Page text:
One of America's leading authorities on technology and telecom policy, Motley is a writer, television and radio commentator, political and policy strategist, lecturer, debater, activist, and policy advisor to The Heartland Institute.
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The old politician saw is: “The most dangerous place for you in Washington – is between (fill in name of pol) and a camera.” We’ll coin a government saw: “The most dangerous place for you anywhere on the planet – is government between you and the free market.”
Any and every tax, law and regulation – is government placing itself between you and the free market. And, conversely, between the free market and you. And, of course, it makes the market less free. It’s inherent. The bigger the tax – the less money you have for the market, and the less money marketeers have to operate. The bigger the laws and regulations – the less freedom we and the marketeers have to maneuver.
Think of government as a straight jacket. The bigger government is – the tighter are the arms constricting the marketplace.
We have spent years now warning you of the unbelievably narrowing nature of the ridiculous regulation known as Network Neutrality. Which is an all-encompassing government straight jacket locked onto the Internet. So huge is this regulatory power grab – it makes the government the preemptive decider on all things Internet marketplace.
We Net Neutrality realists warned of a Mother-May-I regulatory regime. Where every once-free marketeer would be reduced to having to ask government for permission before trying anything new – otherwise known as innovating, a crucial component of a free market.
Net Neutrality proponents repeatedly denied that this obvious reality – was an obvious reality. Now that the Barack Obama Administration has slammed Net Neutrality down upon us – this obvious reality is playing out. The once-free market – is now totally un-free.
Rather than testing new ideas in the marketplace to see if We the Consumers will like them – the marketeers must first go to our government overlords and see if they will approve them.
To wit: Zero-rating. A fancy phrase for a routine free market feature. Zero-rating toll-free phone numbers – are the companies you’re calling paying for the calls so you don’t. Zero-rating free shipping – is the companies from whom you’re purchasing paying for delivery so you don’t. Under Net Neutrality, bandwidth hog companies paying for their bandwidth so you don’t – may be outlawed.
We don’t yet know – our government overlords haven’t yet decided. So the $1 trillion Internet marketplace twists in the wind – while we await permission to try zero-rating online. Uncertainty is a huge bane of the market – Net Neutrality is uber-uncertainty on steroids.
On the Web – the biggest bandwidth hog is video. So we’re talking companies like Netflix and Google’s YouTube (who together, all by themselves, consume half of all U.S. bandwidth). To address this, different cellular phone companies want to try different variations of zero-rating.
T-Mobile’s Binge On would allow you unlimited access to twenty-four different video-intensive sites (with more likely to come) – without them counting against your data cap. (Their list includes Netflix – not Google’s YouTube.) Verizon’s FreeBee would allow any company that wishes to pay for their bandwidth (or per-click, another routine marketplace wrinkle) and join Verizon’s unlimited list plan (that list too would likely grow).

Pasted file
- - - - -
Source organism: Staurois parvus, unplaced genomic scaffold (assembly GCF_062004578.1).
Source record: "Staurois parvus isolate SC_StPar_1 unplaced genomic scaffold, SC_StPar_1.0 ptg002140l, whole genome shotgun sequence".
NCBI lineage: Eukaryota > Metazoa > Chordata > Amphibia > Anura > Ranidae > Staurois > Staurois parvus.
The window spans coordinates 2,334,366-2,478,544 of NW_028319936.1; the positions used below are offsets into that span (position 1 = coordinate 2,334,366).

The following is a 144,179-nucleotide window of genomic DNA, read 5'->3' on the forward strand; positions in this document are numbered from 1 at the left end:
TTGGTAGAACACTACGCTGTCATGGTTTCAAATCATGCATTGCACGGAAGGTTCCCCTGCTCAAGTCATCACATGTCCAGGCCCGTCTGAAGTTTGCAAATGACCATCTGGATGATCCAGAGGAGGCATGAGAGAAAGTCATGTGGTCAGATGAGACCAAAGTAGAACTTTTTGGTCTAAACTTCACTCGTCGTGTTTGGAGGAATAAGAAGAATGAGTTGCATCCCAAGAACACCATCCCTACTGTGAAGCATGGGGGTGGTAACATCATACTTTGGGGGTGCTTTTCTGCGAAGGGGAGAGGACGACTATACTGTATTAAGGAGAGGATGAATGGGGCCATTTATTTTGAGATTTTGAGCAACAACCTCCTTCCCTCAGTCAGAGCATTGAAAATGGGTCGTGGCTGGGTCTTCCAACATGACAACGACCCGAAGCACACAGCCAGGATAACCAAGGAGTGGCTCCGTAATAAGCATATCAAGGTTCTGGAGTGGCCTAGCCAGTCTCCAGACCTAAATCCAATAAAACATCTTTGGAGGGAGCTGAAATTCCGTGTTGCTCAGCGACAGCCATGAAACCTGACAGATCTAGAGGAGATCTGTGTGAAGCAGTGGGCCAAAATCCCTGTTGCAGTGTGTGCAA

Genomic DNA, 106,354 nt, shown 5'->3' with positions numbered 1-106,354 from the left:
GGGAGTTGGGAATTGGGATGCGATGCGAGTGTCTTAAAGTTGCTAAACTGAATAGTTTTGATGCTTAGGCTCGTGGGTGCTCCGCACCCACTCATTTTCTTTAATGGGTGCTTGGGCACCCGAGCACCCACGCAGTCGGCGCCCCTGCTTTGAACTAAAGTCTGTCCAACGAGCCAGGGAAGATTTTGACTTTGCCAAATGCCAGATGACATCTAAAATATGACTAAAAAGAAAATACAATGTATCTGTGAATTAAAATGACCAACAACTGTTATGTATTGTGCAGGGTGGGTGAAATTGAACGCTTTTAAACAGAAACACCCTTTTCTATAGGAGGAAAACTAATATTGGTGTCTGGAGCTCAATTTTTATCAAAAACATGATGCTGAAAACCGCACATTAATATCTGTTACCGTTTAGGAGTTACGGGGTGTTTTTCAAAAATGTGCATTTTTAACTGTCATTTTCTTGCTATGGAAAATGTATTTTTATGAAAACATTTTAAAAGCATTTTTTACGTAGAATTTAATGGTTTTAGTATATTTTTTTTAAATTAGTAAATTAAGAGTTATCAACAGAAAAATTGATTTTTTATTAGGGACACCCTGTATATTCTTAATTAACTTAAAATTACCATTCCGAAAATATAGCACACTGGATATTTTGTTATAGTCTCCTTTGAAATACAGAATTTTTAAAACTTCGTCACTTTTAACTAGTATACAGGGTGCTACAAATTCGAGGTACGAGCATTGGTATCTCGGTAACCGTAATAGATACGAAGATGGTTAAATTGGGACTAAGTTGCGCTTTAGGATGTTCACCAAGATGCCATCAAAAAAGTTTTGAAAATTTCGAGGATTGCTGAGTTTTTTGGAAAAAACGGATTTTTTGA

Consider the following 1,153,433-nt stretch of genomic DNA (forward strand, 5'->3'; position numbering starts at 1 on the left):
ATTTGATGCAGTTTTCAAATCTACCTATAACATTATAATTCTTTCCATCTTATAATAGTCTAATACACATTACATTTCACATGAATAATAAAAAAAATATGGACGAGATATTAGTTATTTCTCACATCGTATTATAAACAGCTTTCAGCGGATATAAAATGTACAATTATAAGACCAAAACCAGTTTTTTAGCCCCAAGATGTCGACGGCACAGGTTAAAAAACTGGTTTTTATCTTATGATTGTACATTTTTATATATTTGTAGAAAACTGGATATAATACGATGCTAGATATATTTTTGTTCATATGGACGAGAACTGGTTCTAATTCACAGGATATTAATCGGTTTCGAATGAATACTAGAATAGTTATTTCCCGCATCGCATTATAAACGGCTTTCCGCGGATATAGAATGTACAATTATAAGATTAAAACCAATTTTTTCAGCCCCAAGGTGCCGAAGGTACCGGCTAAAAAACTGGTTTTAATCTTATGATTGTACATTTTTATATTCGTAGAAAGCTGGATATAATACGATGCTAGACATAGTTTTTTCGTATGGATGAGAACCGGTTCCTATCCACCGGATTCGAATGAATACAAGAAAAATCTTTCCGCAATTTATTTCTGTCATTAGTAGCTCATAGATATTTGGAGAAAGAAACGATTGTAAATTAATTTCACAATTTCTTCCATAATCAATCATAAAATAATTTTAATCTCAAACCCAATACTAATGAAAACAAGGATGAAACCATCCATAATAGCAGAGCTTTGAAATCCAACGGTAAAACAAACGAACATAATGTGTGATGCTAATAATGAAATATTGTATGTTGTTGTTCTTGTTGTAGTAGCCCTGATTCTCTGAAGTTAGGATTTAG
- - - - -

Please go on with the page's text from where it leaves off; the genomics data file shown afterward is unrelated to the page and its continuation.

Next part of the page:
All of which are new and innovative ways to try new pricing models – and address the bandwidth shortage issues the market faces (largely because of government failure). All of which means We the Consumers would be able to afford to do a whole lot more Web surfing – which is good for us, and for every Web company on the planet.
This would be a free marketplace – where We the Consumers choose which plans we prefer. If we watch a lot of YouTube, we’d probably stay away from T-Mobile and choose another provider that includes YouTube in their package. If we don’t care about YouTube, but like Netflix – T-Mobile may be the one for us. Different providers would provide different packages – and constantly update them to make them as attractive to us as possible (for instance, T-Mobile might rush to add YouTube should it prove to be a popular offering).
We the Consumers would have the power. To determine which plans succeed – and which do not. We would have maximum choices – at the lowest price.
Government and its absurd Net Neutrality take this vibrant, choice-rich prospective marketplace – and preemptively strangle it in the crib. Rather than trying out Binge On and FreeBee on us – T-Mobile and Verizon have to beg our government overlords for approval.
Which makes it far less likely we will see either program – or any others from any other providers. Why subject yourself to the time-and-money-waste and egregious annoyance of genuflecting before government – all for permission to offer We the Consumers more for less? These companies don’t need the headache – and can’t afford it.
And how likely is it that an uber-regulatory government that slammed us with Net Neutrality – will be in an un-regulatory mood when it comes to these zero-rating plans? I am not particularly optimistic.
The result of this Net Neutrality inanity? Far fewer choices for us – at much higher prices. (See: ObamaCare.)
And ultimately, just one choice – government: “(T)he ultimate goal (of Net Neutrality) is to get rid of the media capitalists in the phone and cable companies and to divest them from control.” (See: ObamaCare.)
It is and always will be the case: When government makes your choices for you – you end up with no choices.